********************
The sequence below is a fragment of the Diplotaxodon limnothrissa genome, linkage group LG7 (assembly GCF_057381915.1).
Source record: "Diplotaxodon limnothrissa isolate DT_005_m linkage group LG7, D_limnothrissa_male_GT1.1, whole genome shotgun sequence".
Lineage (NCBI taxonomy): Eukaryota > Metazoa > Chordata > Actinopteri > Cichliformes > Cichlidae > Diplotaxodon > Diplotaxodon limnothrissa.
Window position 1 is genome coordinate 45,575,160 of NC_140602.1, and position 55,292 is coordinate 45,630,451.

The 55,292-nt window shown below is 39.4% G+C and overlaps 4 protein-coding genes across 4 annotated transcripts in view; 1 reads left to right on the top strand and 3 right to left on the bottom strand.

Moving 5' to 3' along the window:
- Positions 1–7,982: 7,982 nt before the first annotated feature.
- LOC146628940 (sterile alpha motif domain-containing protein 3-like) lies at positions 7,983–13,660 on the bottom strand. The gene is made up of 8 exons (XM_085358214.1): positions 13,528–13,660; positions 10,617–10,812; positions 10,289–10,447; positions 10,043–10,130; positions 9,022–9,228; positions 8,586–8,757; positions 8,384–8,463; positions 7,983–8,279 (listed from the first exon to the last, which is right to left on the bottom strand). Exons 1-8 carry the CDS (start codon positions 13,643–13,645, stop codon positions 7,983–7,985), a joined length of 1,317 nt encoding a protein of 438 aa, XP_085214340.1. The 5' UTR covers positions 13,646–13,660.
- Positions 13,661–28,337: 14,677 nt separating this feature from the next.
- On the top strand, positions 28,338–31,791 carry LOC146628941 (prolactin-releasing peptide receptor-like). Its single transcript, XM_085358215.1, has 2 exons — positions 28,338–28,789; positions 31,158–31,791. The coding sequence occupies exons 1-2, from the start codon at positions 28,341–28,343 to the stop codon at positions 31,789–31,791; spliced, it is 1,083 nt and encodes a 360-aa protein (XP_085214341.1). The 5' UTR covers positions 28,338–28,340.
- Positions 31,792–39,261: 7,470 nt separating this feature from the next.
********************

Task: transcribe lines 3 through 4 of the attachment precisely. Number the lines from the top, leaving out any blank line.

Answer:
Lineage (NCBI taxonomy): Eukaryota > Metazoa > Chordata > Actinopteri > Cichliformes > Cichlidae > Diplotaxodon > Diplotaxodon limnothrissa.
Window position 1 is genome coordinate 45,575,160 of NC_140602.1, and position 55,292 is coordinate 45,630,451.